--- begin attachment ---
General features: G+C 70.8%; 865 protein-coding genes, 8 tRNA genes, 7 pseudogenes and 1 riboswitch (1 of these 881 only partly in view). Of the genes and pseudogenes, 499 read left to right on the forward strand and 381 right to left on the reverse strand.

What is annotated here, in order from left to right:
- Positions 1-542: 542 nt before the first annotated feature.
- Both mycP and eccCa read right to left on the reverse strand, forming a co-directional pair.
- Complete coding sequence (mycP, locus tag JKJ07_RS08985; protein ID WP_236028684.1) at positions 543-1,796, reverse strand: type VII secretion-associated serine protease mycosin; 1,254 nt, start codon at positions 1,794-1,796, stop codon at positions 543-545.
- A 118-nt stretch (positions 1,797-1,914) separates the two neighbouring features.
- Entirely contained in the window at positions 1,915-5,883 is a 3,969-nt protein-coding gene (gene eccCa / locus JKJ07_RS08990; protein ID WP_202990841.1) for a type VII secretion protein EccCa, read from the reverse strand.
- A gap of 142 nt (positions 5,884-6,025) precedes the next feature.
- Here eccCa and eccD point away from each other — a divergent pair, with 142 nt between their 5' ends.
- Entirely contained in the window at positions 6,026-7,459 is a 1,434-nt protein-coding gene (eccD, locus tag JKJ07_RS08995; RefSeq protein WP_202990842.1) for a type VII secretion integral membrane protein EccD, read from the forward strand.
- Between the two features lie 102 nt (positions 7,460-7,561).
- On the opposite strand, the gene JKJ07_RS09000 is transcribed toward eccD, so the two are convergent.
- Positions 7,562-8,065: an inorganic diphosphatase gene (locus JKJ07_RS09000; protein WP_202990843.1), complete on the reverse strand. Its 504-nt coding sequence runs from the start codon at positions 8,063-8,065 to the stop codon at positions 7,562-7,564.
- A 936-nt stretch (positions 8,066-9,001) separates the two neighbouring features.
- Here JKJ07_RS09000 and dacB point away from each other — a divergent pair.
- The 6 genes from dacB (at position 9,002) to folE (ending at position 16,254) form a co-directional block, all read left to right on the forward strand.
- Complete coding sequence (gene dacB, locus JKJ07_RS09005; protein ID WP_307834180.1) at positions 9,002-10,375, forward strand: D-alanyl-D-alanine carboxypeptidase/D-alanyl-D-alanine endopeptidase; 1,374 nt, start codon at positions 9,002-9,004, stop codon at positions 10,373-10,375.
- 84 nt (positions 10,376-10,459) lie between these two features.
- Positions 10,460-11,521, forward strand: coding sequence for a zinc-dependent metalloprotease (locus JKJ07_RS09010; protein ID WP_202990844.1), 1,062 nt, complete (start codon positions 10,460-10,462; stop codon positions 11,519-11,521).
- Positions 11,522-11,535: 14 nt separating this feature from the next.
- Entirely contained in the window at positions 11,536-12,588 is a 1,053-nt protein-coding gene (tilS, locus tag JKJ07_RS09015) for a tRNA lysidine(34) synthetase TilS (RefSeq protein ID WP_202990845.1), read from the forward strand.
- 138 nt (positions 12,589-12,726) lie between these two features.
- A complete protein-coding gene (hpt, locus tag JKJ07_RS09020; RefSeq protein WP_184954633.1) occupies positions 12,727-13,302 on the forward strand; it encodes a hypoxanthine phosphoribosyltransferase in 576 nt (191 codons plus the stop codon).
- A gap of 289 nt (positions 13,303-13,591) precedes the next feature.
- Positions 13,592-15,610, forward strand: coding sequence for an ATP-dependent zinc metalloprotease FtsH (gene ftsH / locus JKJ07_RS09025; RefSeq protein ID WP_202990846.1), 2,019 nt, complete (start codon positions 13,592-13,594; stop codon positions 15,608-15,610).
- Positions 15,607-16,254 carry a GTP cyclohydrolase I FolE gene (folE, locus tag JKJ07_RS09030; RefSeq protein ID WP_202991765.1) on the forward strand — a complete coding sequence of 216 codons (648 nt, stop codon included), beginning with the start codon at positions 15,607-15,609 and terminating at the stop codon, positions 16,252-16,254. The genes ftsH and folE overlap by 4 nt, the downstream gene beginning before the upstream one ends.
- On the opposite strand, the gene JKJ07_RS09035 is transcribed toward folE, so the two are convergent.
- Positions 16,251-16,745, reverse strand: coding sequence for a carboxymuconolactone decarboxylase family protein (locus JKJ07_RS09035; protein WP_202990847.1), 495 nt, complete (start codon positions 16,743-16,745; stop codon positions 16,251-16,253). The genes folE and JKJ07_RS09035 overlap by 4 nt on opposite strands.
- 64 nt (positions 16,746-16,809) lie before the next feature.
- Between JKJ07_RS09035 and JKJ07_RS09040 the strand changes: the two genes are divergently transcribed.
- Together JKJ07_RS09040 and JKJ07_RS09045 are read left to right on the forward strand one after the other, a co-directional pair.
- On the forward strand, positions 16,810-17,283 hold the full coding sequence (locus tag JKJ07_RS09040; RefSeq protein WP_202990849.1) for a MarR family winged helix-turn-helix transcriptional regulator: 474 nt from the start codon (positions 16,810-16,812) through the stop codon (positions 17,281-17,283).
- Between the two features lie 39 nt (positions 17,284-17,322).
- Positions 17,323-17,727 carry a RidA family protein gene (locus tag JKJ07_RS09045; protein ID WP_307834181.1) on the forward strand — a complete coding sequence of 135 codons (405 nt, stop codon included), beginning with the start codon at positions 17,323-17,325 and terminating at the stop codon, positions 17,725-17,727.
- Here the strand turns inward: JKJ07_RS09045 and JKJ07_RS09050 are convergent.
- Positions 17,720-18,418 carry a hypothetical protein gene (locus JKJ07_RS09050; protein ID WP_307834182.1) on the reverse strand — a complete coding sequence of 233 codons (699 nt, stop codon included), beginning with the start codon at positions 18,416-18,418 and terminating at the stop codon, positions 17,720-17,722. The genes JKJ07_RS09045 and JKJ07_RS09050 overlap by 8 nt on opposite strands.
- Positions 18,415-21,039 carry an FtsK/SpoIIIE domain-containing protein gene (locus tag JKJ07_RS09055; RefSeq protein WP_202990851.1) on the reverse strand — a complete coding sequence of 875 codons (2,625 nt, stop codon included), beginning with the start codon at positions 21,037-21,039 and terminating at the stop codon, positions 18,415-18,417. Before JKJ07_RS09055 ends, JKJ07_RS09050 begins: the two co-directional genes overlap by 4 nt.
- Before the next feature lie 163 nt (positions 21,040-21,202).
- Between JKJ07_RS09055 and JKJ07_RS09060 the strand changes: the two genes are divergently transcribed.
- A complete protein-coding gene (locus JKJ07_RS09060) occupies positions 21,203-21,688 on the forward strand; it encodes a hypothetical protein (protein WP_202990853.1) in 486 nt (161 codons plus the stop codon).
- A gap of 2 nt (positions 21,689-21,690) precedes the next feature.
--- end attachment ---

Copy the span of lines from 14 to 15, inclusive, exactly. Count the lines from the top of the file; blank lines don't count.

- A 936-nt stretch (positions 8,066-9,001) separates the two neighbouring features.
- Here JKJ07_RS09000 and dacB point away from each other — a divergent pair.